Despite some modest progress, wildlife groups have expressed their deep disappointment at the outcome of COP27 (27th Conference of the Parties), the United Nations climate change conference that concluded on 18th November in Egypt.


With wildlife around the world already experiencing the widespread effects of climate change, it was hoped that this year's COP would significantly build on the global agreement reached at last year's COP26 in Glasgow.

“By failing to deliver progress on cutting (greenhouse gas) emissions and phasing out fossil fuels, governments have failed to reach a more ambitious agreement than in Glasgow and put our health and security at risk,” says Katie White from WWF.

“The sense of urgency wasn't there and this was absolutely a missed opportunity,” agrees Katie-Jo Luxton from the RSPB.

On the plus side, groups welcomed this year's final summary of COP negotiations which for the first time included references to biodiversity and nature-based solutions in tackling climate change.

Nature-based solutions refers to the way in which ecosystems such as forests and peatlands take up carbon dioxide from the atmosphere thereby acting as natural carbon sinks.

“Approaching climate and biodiversity challenges as two sides of the same coin is essential for effective international decision making and action,” says Bethan Laughlin from the Zoological Society of London.

Please note external videos may contain ads:

In a speech to COP delegates, the UK environment secretary Thérèse Coffey signalled the government's aim for the forthcoming UN Convention on Biological Diversity in December:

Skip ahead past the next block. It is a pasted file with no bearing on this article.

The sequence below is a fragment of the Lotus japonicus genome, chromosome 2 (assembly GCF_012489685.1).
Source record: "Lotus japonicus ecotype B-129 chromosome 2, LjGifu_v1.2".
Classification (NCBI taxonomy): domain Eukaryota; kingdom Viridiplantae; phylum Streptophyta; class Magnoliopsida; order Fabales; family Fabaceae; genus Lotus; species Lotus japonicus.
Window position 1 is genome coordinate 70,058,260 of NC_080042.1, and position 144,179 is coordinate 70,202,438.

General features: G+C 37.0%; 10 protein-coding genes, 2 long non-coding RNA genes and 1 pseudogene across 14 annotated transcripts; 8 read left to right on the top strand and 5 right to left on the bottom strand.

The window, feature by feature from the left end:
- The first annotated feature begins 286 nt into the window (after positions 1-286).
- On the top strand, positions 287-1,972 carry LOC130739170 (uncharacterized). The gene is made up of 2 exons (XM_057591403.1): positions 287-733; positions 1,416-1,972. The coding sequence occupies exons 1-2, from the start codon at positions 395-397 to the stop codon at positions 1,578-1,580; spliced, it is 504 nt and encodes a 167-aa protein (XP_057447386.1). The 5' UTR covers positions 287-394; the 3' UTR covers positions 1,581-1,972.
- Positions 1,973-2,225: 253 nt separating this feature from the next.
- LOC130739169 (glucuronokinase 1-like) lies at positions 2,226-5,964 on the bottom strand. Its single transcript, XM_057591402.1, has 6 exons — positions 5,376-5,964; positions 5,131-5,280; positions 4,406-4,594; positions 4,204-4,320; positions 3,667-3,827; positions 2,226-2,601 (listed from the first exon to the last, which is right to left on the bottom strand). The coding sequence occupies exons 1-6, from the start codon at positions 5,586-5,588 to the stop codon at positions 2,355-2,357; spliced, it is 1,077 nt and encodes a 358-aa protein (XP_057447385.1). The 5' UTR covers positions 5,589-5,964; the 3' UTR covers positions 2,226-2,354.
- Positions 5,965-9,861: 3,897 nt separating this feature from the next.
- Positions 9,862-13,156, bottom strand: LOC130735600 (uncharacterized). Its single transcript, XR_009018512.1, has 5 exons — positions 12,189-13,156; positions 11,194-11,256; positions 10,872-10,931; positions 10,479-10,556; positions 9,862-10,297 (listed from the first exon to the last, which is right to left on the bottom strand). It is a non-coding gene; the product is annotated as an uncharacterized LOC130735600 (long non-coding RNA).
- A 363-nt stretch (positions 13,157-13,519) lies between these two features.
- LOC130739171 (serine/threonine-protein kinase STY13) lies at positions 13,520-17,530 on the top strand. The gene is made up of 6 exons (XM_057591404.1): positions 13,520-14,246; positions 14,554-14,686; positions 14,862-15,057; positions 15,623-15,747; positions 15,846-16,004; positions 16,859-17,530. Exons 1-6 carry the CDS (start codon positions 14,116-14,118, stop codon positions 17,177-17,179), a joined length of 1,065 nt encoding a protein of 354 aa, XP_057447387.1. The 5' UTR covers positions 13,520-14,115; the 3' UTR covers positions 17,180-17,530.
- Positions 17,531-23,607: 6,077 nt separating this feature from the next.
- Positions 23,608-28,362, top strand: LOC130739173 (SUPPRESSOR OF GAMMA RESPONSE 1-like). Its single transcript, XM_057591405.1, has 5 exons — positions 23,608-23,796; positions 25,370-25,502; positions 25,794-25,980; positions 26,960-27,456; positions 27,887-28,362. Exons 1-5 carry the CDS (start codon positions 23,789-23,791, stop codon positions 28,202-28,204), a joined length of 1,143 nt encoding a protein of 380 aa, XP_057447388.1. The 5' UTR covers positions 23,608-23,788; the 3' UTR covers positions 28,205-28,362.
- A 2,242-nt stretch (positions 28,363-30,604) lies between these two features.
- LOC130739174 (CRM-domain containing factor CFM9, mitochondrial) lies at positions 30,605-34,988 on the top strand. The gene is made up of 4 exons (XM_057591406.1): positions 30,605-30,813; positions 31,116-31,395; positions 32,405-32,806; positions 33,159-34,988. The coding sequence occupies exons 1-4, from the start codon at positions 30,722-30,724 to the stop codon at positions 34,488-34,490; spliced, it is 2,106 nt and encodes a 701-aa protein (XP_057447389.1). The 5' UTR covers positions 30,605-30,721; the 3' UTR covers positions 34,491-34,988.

“We will strive for an ambitious agreement that includes a global target of protecting 30 per cent of land and ocean by 2030 and a commitment to halt and reverse biodiversity loss.”

The minister also committed £30 million of seed finance for the Big Nature Impact Fund, a new public-private fund for nature restoration in the UK.

Whilst welcoming new funding, Kathryn Brown from the Wildlife Trusts questioned the government's commitment to protecting biodiversity:

“The level of action from UK government needs to match its own rhetoric on nature. We are nowhere near the goal of restoring 30 per cent of land and sea for nature by 2030 as we are nearer just 3 per cent.”


Main image: plenary session of the UNFCCC COP27 climate conference, November 2022, Sharm El Sheikh, Egypt. © Thomas Trutschel/Contributor/Getty


Simon Birch is an award-winning freelance journalist who has specialised in environmental and ethically themed features for 20 years. He regularly contribute to a wide range of national newspapers and magazines.